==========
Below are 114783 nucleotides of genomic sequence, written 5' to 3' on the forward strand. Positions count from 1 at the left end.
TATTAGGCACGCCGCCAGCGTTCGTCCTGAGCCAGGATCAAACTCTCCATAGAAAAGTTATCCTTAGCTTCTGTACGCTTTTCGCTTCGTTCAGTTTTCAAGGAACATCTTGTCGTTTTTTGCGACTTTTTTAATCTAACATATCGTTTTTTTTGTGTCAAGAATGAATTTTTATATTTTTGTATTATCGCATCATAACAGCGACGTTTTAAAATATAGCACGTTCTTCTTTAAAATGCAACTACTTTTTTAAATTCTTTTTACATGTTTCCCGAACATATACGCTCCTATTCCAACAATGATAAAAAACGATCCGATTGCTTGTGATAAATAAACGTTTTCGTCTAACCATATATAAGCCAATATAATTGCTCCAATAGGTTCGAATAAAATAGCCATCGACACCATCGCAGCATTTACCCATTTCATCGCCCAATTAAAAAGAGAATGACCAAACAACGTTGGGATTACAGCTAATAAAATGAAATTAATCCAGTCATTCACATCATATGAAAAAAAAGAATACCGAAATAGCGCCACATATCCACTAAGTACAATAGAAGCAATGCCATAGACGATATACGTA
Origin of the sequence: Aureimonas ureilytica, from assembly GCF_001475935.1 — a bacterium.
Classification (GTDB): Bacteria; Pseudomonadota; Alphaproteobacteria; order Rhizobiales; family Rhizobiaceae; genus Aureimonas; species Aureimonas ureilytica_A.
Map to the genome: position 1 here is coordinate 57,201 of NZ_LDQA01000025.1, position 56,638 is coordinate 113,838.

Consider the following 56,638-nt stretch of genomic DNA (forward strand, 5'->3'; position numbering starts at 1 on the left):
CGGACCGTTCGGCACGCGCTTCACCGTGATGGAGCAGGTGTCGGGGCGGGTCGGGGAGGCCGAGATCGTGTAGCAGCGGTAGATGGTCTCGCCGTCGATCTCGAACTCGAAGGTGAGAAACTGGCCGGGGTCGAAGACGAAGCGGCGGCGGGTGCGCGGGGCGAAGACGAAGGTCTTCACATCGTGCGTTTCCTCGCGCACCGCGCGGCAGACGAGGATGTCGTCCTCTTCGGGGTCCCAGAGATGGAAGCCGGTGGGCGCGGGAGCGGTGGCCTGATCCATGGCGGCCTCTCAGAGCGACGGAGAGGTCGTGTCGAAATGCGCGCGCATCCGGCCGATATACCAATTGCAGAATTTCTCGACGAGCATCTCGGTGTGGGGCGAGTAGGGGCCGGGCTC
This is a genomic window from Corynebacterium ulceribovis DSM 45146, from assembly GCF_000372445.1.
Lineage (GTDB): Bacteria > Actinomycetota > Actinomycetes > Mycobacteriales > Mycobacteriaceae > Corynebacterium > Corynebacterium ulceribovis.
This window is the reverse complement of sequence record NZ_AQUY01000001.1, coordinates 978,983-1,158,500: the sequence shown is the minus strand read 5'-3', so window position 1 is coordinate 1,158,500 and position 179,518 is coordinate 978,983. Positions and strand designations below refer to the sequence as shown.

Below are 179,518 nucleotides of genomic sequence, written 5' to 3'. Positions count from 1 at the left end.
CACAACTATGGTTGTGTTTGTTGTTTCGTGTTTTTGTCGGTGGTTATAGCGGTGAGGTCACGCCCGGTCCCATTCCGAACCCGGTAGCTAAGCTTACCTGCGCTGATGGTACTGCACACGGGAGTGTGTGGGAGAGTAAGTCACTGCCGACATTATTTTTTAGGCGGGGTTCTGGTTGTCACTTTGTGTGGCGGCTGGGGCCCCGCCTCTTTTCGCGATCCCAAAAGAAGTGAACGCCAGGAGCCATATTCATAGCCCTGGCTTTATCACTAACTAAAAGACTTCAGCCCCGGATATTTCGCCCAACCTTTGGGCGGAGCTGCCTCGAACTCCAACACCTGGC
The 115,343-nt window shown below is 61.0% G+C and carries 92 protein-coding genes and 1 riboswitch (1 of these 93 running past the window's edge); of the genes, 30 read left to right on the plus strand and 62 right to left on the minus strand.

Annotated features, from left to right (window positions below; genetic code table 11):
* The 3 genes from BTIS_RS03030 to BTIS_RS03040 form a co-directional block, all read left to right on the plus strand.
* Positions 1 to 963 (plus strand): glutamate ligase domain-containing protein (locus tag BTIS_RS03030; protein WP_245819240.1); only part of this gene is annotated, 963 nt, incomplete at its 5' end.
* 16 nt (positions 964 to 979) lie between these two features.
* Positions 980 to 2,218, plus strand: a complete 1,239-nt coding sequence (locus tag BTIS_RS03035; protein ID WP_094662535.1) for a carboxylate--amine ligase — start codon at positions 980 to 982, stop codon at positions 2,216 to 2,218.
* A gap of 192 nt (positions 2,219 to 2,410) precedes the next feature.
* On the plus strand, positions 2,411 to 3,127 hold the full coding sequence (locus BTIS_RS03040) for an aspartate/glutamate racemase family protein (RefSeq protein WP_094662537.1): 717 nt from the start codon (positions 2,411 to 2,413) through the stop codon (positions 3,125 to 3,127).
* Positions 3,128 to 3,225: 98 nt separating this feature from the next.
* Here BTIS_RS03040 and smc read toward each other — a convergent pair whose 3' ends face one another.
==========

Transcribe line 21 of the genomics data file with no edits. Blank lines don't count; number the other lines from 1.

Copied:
* Positions 3,128 to 3,225: 98 nt separating this feature from the next.